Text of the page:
Problematic Relationship Between Motor Speed and Current Set Point | Hard Drive Motor

I am trying to control the motor within a Seagate Savvio 15k.2 hard drive unit using a 24V odrive 3.5. I want to turn the hard drive pallet at 7200 rpm with the odrive in the sensorless control mode. (The hard drive spins at 15k rpm in normal operation.)

I am assuming the motor kv is about 500, and has six pole pares. The odrive measures the phase resistance of the motor to be 2 ohms, and fails to measure the phase inductance. The error thrown is modulation magnitude. Decreasing the calibration current to 1 amp and the max calibration voltage to 20 v (my DC bus voltage) was not sufficient to resolve the error.

When spinning the motor in velocity control mode, I was unable to make the motor to spin faster than about 2400 rpm, regardless of the velocity set point. In an attempt to figure out the problem, I put the controller in current control mode and measured the relationship between the current set point and the rpm of the motor, to the nearest 60 rpm. It looked like this.

Above a current set point of 1.9, the motor makes a hissing sound and smells like burning.
The whole hard rive unit is supposed to draw 0.3 amps with a 12 volt power supply, and 0.8 amps with a 5 volt power supply. I measured the current supplied by my 20 v power supply with respect to the current set point. The supply current increases in a concave up manner with respect to the current set point, and is 1.3 amps with a current set point of 1.9 .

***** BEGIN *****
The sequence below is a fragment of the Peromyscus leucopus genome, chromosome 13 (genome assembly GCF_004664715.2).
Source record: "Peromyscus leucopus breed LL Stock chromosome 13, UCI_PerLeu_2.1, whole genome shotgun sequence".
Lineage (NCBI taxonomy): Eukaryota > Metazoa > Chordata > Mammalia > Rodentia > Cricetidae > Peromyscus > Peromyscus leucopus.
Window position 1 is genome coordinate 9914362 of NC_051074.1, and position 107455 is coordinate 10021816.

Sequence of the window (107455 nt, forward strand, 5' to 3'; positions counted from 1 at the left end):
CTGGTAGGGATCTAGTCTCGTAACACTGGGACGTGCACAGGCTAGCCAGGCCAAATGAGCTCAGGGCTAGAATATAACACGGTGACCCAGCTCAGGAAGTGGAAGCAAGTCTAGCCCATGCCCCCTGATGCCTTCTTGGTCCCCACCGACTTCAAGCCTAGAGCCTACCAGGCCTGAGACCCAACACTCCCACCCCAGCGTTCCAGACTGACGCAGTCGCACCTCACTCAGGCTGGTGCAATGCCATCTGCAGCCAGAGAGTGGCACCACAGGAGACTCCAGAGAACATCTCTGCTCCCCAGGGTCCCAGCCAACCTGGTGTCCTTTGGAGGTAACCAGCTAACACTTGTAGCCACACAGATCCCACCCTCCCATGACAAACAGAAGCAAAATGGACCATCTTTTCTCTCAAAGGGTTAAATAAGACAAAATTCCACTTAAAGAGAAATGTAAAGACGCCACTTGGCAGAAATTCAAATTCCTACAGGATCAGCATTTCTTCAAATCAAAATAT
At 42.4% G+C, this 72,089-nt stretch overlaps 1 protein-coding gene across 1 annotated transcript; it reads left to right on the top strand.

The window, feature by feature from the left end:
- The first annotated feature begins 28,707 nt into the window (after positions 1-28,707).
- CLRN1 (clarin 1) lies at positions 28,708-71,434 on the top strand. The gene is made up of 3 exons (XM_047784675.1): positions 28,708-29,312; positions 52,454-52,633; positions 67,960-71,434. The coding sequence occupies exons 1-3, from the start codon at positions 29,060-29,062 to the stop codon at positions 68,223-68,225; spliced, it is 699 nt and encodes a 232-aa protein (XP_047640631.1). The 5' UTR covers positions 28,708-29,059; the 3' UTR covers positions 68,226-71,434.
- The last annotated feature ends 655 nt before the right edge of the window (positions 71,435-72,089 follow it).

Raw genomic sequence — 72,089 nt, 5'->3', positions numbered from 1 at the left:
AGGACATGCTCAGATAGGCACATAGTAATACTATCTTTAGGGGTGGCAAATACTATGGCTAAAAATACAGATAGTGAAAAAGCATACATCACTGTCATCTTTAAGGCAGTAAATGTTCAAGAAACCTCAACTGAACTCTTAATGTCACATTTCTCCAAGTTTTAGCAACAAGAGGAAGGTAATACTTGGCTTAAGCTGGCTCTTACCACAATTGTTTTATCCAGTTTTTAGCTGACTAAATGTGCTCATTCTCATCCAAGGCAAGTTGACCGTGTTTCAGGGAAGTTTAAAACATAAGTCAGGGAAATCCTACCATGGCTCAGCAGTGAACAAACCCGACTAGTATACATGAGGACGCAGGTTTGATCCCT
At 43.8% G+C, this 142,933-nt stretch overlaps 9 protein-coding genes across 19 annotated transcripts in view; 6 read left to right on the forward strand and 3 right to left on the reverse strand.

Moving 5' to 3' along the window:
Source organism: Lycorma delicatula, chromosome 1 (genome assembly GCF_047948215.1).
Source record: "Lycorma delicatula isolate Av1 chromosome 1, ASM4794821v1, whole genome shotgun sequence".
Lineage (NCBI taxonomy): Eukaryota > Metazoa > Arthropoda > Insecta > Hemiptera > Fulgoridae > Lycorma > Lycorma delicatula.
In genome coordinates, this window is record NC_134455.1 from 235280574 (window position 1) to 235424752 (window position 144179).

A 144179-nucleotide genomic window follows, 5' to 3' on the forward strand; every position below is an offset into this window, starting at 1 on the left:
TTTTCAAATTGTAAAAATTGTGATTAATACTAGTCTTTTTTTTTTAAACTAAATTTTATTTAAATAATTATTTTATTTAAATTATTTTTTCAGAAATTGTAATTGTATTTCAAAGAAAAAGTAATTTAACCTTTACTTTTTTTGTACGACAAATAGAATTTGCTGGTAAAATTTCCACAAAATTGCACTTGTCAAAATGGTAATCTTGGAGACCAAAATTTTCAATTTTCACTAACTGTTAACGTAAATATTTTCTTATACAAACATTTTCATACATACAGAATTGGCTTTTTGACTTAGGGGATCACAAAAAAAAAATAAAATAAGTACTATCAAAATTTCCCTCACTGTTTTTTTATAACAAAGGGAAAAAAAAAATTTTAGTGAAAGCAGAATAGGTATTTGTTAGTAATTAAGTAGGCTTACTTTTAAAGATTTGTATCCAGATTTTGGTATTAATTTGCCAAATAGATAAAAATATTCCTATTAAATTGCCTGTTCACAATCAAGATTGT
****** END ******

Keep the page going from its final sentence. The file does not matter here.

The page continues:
My question is this.
Which motor parameters, such as phase inductance and resistance, kv, and so on, effect the relationship between the current set point and the rpm of the motor?

Hm, how did you get the motor to operate if the inductance calibration failed? Did you supply a manual value and set the is_calibrated to True manually?

The modulation magnitude error is because you set the calibration voltage too high, you can set it to max of around 50% of your bus voltage. Because this is a low current motor, I would suggest the following settings:

motor.config.requested_current_range = 15.0 (Requires save config and reboot)
motor.config.calibration_current = 1.5
motor.config.resistance_calib_max_voltage= 8
motor.config.current_control_bandwidth = 500

The calibration is all taken care of now. I have now switched to a 3.5 inch hard drive, which is the final size that I want to use. I got the hard drive motor to calibrate successfully. The motor beeped, there were no errors, and the numbers measured were reasonable. The phase resistance is 1.335 ohms and the phase inductance is 0.000286 H now for reference. It has 6 pole pares, and the motor kv is about 500. I still want to turn the motor at 7200 rpm using sensor less control.

I took your suggestion for the parameters, and that helped.

I presume, that the sinusoid for the current, should always be 6 times the frequency as the rotation of the motor. At low speeds, below 2400 rpm, the current waveform is not synchronized with the motor, and the motor is actually turning faster. The waveform I see with the current probe is a sinusoid from the PWM added to a sinusoidal of lesser amplitude at six times the frequency of the rotation of the motor. Decreasing the current control bandwidth helps make the waveform look more like a pure sinusoid but would not force the motor to synchronize with it. The current and spinning lose synchronization during the spin up. Because I want to turn the motor at 7200 rpm, I do not care about the behavior in this region, and I can let it take minutes to spin up to that speed if I have to, so a weird operating region is not a fatal problem